On self-compassion


One very snowy January day a few years ago, my kids and I arrived home with a 3-year-old rescue cat. As instructed, we brought him into the bathroom before we opened up the cardboard carrier we’d been given to bring him home from the shelter. The idea was to let him get used to us and our home slowly, without overwhelming him by dropping him into the middle of the living room, surrounded by new things and new people. The cat jumped out of the carrier and crawled underneath the small bathroom vanity. He then climbed into the bottom drawer, on top of the bath towels, which he could access from behind the sink. And he stayed right there…for weeks.


During those weeks, we would all take turns sitting in the tiny bathroom, back against the tub, legs squished between the vanity and the toilet and talk to the cat, pet the cat, just be with the cat. We were hoping that once he was used to us he’d relax and come out of the bathroom. My son would sit in the bathroom with a book, reading and absentmindedly stroking the cat. My daughter would bring in her little figurines and make up stories for the cat on the edge of the bathtub. I’d even come home to see my cat resistant husband’s legs stretched out from the bathroom into the hallway and hear him consoling this terrified creature. We didn’t yell at the cat for his fear, we didn’t despair that the cat would never be integrated into our household (although we were a little worried), nor did we promise the cat that if he just came out of the drawer everything would be wonderful. We just offered him, though our presence, compassion.

Many of us have had the experience of comforting a dog during a thunderstorm or a small child startled by a fireworks display. We intuitively know how to do this – stay with the child, connect physically in a way that is comforting, and speak reassuringly. As adults, we have a lot of reluctance offering this type of kindness to ourselves. We instead judge ourselves for being upset and berate ourselves for how we’re feeling. Or we might deny that we need to be comforted and instead distract ourselves, maybe by turning to our phones. When new parents are worried that their babies will never fall asleep by themselves, pediatricians talk about the need for the baby to learn to “self-sooth.” Many adults need to learn to self-sooth, too.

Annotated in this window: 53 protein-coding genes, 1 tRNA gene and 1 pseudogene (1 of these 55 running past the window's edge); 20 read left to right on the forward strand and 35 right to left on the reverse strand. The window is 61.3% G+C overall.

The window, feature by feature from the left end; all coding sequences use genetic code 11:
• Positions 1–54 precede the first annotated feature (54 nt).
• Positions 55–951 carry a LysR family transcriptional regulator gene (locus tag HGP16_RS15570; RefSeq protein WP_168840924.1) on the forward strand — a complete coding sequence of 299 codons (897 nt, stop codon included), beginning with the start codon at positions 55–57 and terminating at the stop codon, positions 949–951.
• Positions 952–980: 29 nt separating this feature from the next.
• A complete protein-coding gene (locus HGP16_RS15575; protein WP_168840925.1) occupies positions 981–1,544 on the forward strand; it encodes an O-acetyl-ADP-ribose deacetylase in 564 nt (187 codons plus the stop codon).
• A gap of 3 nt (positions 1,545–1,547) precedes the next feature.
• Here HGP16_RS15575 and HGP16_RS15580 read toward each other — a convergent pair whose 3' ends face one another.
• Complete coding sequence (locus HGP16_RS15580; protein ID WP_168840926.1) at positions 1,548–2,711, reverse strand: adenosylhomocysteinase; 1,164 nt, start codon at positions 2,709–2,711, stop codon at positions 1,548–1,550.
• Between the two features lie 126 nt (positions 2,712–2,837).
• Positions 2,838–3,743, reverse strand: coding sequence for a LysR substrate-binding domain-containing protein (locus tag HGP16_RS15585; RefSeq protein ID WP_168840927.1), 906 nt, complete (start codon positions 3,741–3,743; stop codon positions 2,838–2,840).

When I suggest to clients they extend themselves compassion and presence instead vitriol and denial, there is a lot of resistance. Mainly they worry that being self-compassionate somehow lets oneself off the hook and leads to mediocrity and more mistakes. It is deeply ingrained in our culture that beating ourselves up emotionally leads to high performance and great results. There is zero evidence that this is true.

I’d argue that we succeed in spite of this abuse, not because of it, and that you can be self-compassionate and have still high standards. More to the point, how do you want to go through your life? With your most vicious critic living in your head? Having self-compassion does not mean shirking responsibilities or lowering your standards. It is about slowing down and attending to yourself before you move on to necessary action, which might be the hard stuff: an apology, starting a project over, or standing up for yourself. Next time you are struggling, try first comforting yourself with the following exercise: 

  1. Put you hand on your chest and breath into your hand until you feel your body start to calm.

  2. Say something to yourself that is kind and simple, like, “You’re okay.” Or “This is so painful, but you can make it through.” Repeat this as long as feels right to you.

  3. Ask yourself, “What might help right now?” Ninety-nine percent of the time reaching out to a loved one does help. Other reliable helpers are fresh air, exercise, lying down for 20 minutes, or even taking on some tiny, manageable organizational/cleaning task. Remember, you are not yet trying to solve the problem, you are still attending to yourself.

Sadly, the cat never came out of the bathroom drawer. Just kidding. After about three weeks he tentatively ventured out into the living room, and has been fully in the mix of our lives ever since. Now he soothes us.

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